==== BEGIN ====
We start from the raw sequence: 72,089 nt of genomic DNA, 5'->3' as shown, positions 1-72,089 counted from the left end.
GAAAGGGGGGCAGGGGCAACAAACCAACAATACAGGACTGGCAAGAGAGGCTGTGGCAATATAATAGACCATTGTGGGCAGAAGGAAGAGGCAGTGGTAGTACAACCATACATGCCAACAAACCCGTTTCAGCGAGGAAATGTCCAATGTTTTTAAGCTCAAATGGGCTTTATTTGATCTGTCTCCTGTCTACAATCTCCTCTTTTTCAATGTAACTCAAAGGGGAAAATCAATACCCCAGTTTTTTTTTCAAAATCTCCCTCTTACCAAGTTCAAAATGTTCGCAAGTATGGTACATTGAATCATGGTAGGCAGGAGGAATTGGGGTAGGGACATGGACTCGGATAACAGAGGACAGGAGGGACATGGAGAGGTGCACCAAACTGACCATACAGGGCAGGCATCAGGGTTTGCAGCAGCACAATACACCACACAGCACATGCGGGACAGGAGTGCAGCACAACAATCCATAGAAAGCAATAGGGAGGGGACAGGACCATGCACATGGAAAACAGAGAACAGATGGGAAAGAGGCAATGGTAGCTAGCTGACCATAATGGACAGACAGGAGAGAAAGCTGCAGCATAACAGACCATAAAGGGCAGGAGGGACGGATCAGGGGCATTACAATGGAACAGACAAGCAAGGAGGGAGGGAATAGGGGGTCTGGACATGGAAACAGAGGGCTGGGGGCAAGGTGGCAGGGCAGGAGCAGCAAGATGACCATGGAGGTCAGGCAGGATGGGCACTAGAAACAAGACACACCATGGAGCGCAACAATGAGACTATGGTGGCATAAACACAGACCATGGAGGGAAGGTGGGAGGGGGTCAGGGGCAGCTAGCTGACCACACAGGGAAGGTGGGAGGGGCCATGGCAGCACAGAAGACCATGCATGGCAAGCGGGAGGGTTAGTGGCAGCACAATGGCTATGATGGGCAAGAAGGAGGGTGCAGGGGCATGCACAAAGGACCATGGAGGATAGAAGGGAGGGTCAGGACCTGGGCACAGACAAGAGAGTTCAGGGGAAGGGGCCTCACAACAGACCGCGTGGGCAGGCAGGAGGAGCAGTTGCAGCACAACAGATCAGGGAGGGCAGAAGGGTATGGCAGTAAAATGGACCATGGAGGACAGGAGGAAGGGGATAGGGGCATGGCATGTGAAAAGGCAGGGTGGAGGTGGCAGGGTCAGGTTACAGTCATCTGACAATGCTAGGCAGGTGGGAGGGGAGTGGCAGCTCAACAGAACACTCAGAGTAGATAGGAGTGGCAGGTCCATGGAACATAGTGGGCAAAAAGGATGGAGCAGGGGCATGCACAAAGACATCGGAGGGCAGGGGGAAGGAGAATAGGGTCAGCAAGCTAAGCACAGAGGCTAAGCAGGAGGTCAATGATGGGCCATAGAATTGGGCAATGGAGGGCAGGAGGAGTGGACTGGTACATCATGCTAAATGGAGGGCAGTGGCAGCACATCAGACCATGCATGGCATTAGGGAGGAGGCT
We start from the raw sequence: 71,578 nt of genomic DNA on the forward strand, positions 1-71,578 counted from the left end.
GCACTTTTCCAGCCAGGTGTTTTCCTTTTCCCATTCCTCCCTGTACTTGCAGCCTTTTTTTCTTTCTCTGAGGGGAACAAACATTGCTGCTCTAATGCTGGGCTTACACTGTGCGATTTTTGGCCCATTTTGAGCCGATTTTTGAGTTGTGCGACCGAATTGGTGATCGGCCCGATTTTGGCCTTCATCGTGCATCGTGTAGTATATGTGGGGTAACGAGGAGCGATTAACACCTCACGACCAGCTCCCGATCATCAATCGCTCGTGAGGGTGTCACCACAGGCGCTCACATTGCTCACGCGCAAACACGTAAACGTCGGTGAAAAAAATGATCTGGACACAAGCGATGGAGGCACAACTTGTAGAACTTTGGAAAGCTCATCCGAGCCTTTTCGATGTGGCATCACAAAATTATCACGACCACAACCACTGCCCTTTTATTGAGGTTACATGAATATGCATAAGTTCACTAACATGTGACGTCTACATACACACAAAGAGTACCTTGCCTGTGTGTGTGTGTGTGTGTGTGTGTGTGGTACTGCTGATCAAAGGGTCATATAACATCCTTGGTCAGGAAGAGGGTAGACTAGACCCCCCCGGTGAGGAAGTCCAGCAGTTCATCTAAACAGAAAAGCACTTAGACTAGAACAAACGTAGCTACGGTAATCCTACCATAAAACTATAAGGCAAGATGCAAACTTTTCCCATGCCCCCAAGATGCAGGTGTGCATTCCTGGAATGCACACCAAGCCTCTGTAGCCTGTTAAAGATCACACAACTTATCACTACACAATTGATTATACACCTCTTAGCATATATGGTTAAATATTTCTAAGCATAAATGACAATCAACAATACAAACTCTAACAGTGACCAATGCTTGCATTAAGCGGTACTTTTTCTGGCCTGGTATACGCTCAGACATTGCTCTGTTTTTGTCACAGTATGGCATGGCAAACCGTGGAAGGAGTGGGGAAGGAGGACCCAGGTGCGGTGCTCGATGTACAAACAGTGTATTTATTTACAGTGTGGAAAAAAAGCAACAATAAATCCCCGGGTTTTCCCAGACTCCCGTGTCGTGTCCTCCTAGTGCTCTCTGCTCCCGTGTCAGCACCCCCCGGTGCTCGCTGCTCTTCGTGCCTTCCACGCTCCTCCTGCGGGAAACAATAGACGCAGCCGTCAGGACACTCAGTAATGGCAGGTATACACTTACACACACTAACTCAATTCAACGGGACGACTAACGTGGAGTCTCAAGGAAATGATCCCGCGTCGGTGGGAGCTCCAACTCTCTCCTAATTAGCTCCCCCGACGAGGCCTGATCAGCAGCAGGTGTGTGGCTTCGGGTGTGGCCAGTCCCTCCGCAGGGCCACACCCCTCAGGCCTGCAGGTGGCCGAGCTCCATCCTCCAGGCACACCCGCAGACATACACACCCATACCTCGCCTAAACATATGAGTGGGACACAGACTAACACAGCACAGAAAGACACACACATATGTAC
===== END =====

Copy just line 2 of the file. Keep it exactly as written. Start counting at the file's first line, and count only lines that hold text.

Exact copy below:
GAAAGGGGGGCAGGGGCAACAAACCAACAATACAGGACTGGCAAGAGAGGCTGTGGCAATATAATAGACCATTGTGGGCAGAAGGAAGAGGCAGTGGTAGTACAACCATACATGCCAACAAACCCGTTTCAGCGAGGAAATGTCCAATGTTTTTAAGCTCAAATGGGCTTTATTTGATCTGTCTCCTGTCTACAATCTCCTCTTTTTCAATGTAACTCAAAGGGGAAAATCAATACCCCAGTTTTTTTTTCAAAATCTCCCTCTTACCAAGTTCAAAATGTTCGCAAGTATGGTACATTGAATCATGGTAGGCAGGAGGAATTGGGGTAGGGACATGGACTCGGATAACAGAGGACAGGAGGGACATGGAGAGGTGCACCAAACTGACCATACAGGGCAGGCATCAGGGTTTGCAGCAGCACAATACACCACACAGCACATGCGGGACAGGAGTGCAGCACAACAATCCATAGAAAGCAATAGGGAGGGGACAGGACCATGCACATGGAAAACAGAGAACAGATGGGAAAGAGGCAATGGTAGCTAGCTGACCATAATGGACAGACAGGAGAGAAAGCTGCAGCATAACAGACCATAAAGGGCAGGAGGGACGGATCAGGGGCATTACAATGGAACAGACAAGCAAGGAGGGAGGGAATAGGGGGTCTGGACATGGAAACAGAGGGCTGGGGGCAAGGTGGCAGGGCAGGAGCAGCAAGATGACCATGGAGGTCAGGCAGGATGGGCACTAGAAACAAGACACACCATGGAGCGCAACAATGAGACTATGGTGGCATAAACACAGACCATGGAGGGAAGGTGGGAGGGGGTCAGGGGCAGCTAGCTGACCACACAGGGAAGGTGGGAGGGGCCATGGCAGCACAGAAGACCATGCATGGCAAGCGGGAGGGTTAGTGGCAGCACAATGGCTATGATGGGCAAGAAGGAGGGTGCAGGGGCATGCACAAAGGACCATGGAGGATAGAAGGGAGGGTCAGGACCTGGGCACAGACAAGAGAGTTCAGGGGAAGGGGCCTCACAACAGACCGCGTGGGCAGGCAGGAGGAGCAGTTGCAGCACAACAGATCAGGGAGGGCAGAAGGGTATGGCAGTAAAATGGACCATGGAGGACAGGAGGAAGGGGATAGGGGCATGGCATGTGAAAAGGCAGGGTGGAGGTGGCAGGGTCAGGTTACAGTCATCTGACAATGCTAGGCAGGTGGGAGGGGAGTGGCAGCTCAACAGAACACTCAGAGTAGATAGGAGTGGCAGGTCCATGGAACATAGTGGGCAAAAAGGATGGAGCAGGGGCATGCACAAAGACATCGGAGGGCAGGGGGAAGGAGAATAGGGTCAGCAAGCTAAGCACAGAGGCTAAGCAGGAGGTCAATGATGGGCCATAGAATTGGGCAATGGAGGGCAGGAGGAGTGGACTGGTACATCATGCTAAATGGAGGGCAGTGGCAGCACATCAGACCATGCATGGCATTAGGGAGGAGGCT